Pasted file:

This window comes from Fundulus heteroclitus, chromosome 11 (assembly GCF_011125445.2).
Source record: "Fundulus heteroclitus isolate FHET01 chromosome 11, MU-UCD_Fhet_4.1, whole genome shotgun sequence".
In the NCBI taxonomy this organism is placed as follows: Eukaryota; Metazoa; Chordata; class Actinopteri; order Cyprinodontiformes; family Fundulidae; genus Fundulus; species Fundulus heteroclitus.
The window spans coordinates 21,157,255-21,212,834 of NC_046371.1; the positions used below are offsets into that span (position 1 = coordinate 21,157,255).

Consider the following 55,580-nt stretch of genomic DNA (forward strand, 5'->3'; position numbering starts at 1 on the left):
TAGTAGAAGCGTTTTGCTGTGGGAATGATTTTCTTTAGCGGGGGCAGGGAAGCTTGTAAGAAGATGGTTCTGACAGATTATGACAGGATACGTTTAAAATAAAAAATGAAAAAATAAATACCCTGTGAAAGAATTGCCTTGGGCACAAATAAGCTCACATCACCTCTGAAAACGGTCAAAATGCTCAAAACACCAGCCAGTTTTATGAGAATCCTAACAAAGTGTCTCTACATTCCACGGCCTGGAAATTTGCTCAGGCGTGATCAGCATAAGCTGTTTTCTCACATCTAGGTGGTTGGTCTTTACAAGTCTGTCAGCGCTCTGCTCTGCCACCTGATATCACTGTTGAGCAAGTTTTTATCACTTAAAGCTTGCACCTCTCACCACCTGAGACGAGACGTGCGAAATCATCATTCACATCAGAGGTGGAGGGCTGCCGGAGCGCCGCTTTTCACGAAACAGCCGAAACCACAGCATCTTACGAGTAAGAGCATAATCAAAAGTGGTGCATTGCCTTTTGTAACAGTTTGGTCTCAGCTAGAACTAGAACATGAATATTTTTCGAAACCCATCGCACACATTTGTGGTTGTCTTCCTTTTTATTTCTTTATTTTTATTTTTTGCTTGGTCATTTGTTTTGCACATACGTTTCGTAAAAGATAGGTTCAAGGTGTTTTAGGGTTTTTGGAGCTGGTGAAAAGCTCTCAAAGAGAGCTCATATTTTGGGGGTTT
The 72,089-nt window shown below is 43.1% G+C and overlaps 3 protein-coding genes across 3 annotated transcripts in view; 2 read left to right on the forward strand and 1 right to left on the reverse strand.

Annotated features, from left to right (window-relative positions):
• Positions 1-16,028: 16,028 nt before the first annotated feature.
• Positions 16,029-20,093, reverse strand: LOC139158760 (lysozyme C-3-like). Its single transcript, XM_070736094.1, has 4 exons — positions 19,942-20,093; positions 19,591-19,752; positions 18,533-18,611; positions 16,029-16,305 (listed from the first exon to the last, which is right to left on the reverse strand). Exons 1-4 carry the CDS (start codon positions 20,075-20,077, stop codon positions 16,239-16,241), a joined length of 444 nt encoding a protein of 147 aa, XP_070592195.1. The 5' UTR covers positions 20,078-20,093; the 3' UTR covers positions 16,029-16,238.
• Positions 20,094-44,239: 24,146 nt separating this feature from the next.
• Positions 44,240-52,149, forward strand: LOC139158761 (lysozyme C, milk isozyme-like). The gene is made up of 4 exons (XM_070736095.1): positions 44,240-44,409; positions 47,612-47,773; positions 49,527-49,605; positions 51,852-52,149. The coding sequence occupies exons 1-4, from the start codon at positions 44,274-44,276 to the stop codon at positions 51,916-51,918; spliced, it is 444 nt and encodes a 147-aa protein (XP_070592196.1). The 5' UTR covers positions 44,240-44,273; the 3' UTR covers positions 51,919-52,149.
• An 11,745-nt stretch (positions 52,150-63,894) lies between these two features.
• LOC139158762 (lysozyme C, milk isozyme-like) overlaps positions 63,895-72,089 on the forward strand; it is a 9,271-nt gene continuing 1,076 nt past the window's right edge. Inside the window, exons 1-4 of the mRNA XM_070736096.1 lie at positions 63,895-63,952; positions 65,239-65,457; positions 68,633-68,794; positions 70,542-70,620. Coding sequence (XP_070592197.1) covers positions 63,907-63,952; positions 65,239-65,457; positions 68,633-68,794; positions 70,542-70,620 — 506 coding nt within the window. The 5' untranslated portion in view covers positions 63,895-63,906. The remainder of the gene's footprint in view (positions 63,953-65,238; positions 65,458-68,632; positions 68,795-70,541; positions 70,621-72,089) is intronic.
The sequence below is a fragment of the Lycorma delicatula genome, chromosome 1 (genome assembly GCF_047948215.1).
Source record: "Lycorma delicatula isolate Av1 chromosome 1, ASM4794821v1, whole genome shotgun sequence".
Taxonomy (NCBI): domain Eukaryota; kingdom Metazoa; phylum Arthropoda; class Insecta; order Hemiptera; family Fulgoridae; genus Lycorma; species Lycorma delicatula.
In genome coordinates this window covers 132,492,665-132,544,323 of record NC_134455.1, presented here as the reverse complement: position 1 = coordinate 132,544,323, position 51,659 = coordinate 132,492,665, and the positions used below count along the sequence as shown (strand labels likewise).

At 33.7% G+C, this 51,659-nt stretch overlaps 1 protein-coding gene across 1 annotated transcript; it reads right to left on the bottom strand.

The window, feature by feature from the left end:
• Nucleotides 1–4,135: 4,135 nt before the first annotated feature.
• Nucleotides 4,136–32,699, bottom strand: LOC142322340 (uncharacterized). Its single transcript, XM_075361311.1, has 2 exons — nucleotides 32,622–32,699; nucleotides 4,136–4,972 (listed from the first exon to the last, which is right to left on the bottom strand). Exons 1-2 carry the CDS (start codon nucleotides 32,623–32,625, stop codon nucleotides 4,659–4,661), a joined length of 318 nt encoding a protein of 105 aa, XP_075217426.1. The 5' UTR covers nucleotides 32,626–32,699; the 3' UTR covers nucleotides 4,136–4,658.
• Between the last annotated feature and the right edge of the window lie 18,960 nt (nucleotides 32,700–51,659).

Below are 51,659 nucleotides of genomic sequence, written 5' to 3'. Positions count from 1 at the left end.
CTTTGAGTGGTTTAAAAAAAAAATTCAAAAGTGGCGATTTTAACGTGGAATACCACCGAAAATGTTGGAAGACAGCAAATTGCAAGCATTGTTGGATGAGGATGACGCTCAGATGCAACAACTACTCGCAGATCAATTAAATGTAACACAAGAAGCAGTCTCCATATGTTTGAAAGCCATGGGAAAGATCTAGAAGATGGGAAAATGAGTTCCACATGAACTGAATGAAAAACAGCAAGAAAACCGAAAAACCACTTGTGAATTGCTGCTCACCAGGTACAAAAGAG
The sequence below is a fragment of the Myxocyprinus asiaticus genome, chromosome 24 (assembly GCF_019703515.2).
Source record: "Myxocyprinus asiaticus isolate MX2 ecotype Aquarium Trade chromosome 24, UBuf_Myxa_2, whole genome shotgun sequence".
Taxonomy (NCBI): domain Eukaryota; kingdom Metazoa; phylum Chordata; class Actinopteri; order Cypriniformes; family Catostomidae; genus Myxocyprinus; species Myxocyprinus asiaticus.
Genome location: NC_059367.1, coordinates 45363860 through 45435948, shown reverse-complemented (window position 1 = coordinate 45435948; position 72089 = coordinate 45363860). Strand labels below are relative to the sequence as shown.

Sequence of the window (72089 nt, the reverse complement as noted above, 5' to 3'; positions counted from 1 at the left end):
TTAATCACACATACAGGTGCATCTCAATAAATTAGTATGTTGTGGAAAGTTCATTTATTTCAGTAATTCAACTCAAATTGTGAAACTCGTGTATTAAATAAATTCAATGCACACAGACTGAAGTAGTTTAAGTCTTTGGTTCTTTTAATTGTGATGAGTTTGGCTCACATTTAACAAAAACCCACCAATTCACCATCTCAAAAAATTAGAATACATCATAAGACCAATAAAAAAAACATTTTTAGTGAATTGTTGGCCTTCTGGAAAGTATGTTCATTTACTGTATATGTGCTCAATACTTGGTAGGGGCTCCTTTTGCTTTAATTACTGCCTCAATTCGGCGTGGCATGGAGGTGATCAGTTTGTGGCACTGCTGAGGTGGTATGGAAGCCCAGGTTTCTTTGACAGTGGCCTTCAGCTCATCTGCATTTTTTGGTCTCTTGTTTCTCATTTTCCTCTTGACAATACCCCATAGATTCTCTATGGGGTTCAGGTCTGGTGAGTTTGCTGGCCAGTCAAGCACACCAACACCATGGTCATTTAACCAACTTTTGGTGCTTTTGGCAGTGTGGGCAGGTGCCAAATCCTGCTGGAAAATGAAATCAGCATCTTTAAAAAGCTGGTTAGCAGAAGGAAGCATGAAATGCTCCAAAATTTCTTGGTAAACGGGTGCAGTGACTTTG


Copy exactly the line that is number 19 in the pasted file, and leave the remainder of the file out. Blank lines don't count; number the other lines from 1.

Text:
At 33.7% G+C, this 51,659-nt stretch overlaps 1 protein-coding gene across 1 annotated transcript; it reads right to left on the bottom strand.